Posted on: 22 September 2018
A home mortgage loan is probably going to be the largest personal debt you will have. Regardless of the interest rate and length of the loan, you can be sure that the amount you end up actually paying is going to be close to or more than twice the price of the property. Of course, unless you have the money to buy the property outright, you are going to need a loan, and you want to keep the monthly payments an amount you are sure you can afford. This means you are going to be stuck paying the interest. However, there are a few ways you can lower the amount of interest you end up paying without increasing the amount you pay each month.
Ok, you have probably heard the horror stories of people refinancing their homes to end up losing them in foreclosure a few years later. This was due to the borrowers refinancing for the worth of the property after housing prices went sky high. They then ended up with a larger payment each month because they had borrowed more money and could not afford it. However, you do not have to refinance for the full market value at the time. Instead, refinance only for the current outstanding principle.
This is going to be less than what you originally bought the house for so even if the interest rate is the same it will lower the amount you need to pay each month. If you can get a lower interest rate, it will be even better. However, keep paying the same amount you have been paying since the original loan. It will not increase the amount you pay but will lower the principle quicker which means the loan gets paid off faster and with less interest.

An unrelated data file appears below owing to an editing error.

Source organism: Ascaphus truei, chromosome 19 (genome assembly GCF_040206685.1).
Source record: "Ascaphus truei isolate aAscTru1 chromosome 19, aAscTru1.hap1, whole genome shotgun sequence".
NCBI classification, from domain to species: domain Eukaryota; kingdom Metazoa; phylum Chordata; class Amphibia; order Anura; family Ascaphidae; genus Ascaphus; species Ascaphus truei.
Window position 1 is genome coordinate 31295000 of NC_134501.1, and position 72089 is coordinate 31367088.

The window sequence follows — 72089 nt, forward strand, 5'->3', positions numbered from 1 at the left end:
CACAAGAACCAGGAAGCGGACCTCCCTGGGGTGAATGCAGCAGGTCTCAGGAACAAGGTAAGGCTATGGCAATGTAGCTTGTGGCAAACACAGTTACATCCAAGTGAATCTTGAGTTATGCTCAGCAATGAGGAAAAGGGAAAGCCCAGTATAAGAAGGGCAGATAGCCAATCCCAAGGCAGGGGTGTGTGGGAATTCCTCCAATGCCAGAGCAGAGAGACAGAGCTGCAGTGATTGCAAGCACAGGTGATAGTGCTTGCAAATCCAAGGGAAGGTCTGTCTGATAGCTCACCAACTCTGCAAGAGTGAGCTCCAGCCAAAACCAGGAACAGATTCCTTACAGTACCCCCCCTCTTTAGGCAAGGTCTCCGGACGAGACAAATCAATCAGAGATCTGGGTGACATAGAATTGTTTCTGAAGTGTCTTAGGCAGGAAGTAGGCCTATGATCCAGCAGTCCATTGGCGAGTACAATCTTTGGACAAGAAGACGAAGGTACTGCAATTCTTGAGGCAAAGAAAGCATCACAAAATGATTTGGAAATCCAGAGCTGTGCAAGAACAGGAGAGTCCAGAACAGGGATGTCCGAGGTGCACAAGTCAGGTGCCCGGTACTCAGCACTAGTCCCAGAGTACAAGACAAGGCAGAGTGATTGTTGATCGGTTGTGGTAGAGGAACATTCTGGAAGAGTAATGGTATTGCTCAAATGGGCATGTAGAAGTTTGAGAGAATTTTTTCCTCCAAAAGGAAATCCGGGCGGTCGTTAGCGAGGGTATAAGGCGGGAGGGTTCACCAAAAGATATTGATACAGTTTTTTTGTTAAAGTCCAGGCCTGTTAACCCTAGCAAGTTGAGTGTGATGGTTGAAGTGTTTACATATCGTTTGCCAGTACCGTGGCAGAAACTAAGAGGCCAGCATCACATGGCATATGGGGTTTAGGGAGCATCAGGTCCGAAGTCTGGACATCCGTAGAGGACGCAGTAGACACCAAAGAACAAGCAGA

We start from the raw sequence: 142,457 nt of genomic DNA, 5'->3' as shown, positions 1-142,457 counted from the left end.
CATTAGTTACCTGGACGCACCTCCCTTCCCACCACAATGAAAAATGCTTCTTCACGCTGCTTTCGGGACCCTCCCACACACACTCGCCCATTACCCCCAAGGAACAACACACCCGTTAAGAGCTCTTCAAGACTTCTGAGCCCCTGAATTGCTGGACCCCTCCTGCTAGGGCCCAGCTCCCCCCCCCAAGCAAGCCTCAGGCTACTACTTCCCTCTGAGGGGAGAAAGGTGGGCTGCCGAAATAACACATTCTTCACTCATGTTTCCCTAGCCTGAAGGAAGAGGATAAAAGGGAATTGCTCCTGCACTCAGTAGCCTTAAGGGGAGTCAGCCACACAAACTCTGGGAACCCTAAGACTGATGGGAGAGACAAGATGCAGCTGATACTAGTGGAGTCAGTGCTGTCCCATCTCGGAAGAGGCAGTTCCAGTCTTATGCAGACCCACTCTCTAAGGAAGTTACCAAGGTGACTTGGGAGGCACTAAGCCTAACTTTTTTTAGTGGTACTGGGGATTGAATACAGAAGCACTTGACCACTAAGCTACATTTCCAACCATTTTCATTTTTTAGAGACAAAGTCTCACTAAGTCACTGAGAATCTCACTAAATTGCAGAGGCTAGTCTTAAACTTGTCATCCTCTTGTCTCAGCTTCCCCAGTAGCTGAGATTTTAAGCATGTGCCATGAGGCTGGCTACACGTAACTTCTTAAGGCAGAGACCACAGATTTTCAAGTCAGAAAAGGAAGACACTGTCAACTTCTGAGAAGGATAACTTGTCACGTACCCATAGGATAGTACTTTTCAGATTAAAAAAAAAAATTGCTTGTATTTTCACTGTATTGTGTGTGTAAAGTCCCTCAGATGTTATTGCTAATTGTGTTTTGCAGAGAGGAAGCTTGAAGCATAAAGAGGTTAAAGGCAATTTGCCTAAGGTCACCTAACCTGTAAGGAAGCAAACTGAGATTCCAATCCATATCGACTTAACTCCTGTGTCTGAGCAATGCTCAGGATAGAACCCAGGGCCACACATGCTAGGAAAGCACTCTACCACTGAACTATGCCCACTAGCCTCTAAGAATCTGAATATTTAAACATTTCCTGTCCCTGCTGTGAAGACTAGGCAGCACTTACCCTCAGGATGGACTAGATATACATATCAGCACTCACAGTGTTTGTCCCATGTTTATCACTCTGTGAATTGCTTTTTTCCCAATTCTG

Another option is to negotiate a mortgage loan with bi-monthly payments. You will still be paying the same amount each month just in two payments instead of one. As each payment is made the interest will be recalculated based on the new principle. As more principle is paid, the interest amount goes down, so the next payment will have more going toward the principle and so on. It is a good way to lower the amount you owe without increasing the total amount you pay monthly.
Of course, if you can afford to pay even an extra $100 toward the principle each month or perhaps every so often, it can seriously affect the total amount you end up paying for the house. This is especially true in the beginning half of the mortgage loan term when you are paying more toward interest each month than you are paying on the principle.Share